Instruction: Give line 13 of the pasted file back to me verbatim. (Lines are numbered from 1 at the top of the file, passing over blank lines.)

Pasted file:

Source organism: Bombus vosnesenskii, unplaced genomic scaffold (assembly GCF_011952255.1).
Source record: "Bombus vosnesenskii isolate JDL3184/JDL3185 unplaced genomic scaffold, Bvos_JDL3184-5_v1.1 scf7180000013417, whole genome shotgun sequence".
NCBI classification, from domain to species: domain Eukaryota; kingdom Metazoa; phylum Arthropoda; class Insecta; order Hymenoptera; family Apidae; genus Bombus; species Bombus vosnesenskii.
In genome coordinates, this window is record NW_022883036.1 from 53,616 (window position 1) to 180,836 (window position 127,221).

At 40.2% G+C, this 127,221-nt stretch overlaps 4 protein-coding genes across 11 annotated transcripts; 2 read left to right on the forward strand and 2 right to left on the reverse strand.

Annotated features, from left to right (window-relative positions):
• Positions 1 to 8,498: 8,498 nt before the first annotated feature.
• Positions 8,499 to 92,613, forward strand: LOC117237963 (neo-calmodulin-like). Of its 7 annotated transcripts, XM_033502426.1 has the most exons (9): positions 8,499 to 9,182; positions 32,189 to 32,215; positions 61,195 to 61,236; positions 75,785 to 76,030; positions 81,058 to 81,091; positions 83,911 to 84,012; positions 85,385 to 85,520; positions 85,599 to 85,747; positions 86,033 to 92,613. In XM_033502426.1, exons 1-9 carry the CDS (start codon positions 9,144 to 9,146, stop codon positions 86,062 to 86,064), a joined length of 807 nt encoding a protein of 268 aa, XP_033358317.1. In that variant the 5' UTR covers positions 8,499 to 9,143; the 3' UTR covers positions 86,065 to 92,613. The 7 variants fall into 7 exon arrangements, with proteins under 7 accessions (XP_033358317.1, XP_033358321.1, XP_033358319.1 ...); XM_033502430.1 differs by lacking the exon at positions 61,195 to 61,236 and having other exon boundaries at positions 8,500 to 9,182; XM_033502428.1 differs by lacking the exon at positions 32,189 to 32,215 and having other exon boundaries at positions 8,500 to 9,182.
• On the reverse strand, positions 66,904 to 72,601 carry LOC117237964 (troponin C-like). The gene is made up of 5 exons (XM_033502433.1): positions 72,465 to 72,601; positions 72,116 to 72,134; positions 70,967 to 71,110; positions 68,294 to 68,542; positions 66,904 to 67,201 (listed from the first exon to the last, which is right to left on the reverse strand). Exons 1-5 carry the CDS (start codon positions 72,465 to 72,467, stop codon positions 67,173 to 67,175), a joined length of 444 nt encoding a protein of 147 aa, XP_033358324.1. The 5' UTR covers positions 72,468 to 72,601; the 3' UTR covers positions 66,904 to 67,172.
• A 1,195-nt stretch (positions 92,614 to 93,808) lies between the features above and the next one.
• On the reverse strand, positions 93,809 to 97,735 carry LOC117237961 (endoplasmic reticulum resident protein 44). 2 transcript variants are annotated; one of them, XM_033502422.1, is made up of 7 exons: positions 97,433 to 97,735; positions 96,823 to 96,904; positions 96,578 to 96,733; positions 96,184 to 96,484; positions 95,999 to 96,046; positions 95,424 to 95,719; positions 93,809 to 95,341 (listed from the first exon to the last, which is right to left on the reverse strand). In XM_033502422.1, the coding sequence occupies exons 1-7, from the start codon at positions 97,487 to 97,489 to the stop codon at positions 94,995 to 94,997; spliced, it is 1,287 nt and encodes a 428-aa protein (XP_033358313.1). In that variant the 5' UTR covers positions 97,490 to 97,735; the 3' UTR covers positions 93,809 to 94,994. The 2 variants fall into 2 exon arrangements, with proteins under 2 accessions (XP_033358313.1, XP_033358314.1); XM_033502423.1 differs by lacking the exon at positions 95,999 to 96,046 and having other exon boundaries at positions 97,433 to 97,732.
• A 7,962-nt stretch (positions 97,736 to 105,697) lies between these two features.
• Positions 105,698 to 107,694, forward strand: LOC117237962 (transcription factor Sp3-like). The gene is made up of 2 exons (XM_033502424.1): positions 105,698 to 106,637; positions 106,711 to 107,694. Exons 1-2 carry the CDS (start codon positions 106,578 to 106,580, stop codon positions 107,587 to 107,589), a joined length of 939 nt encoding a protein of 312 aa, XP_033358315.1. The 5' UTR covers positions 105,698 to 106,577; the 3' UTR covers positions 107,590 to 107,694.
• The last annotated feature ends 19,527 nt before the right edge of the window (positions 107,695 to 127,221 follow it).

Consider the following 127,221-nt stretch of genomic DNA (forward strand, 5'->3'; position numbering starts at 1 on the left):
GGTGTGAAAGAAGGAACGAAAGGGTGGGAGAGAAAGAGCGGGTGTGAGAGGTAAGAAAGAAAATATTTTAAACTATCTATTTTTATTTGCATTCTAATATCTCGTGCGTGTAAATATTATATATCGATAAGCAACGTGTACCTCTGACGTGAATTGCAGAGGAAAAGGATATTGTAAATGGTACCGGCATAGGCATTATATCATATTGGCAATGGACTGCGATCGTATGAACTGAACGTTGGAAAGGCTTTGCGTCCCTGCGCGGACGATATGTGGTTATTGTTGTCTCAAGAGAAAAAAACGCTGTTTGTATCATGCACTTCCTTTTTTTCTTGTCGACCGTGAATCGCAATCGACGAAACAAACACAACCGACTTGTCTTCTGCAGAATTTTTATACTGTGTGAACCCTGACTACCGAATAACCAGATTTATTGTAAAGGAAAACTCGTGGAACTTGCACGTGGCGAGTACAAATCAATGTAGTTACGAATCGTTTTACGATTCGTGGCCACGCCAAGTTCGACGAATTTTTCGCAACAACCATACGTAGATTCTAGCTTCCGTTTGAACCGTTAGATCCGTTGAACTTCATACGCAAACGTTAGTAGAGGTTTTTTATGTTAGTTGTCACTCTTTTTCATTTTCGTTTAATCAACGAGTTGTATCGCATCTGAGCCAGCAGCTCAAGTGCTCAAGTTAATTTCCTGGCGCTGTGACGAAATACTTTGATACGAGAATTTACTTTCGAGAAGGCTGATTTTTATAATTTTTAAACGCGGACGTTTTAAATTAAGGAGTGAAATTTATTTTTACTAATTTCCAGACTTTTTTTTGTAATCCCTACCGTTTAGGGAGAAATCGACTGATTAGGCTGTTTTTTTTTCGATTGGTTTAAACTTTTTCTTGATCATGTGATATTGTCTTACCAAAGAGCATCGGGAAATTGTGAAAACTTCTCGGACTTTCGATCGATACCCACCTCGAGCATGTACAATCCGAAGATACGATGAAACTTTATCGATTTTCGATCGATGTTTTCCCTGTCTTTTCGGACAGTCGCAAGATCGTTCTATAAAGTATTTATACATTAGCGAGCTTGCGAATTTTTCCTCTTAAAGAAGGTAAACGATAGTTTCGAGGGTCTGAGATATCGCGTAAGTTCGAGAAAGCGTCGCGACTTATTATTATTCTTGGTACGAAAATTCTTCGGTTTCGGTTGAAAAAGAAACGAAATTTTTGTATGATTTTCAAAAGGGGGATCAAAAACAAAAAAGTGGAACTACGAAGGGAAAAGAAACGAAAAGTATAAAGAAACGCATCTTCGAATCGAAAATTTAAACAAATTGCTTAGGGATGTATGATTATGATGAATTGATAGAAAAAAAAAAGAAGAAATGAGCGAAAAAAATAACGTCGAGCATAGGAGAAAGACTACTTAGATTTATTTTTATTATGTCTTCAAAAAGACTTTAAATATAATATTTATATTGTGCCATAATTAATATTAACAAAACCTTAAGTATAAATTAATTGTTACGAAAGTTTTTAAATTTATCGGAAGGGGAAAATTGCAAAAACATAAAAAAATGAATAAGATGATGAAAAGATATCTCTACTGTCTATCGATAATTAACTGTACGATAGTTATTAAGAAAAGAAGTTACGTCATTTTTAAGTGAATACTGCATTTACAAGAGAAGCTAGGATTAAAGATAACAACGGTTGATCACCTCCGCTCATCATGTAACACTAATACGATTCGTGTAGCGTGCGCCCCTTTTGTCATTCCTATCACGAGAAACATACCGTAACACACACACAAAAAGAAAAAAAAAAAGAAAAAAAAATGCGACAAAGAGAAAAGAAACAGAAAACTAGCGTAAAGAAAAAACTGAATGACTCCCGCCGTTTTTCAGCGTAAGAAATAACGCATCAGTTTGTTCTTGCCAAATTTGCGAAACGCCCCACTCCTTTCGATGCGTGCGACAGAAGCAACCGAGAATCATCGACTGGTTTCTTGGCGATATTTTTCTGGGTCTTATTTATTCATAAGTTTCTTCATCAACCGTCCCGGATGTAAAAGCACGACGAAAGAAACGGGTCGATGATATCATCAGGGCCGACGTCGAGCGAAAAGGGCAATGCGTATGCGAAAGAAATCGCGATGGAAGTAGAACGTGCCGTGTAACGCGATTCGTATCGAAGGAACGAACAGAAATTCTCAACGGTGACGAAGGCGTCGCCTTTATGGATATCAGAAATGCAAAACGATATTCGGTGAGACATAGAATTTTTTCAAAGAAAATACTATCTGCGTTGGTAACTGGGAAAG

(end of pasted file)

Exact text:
• Positions 105,698 to 107,694, forward strand: LOC117237962 (transcription factor Sp3-like). The gene is made up of 2 exons (XM_033502424.1): positions 105,698 to 106,637; positions 106,711 to 107,694. Exons 1-2 carry the CDS (start codon positions 106,578 to 106,580, stop codon positions 107,587 to 107,589), a joined length of 939 nt encoding a protein of 312 aa, XP_033358315.1. The 5' UTR covers positions 105,698 to 106,577; the 3' UTR covers positions 107,590 to 107,694.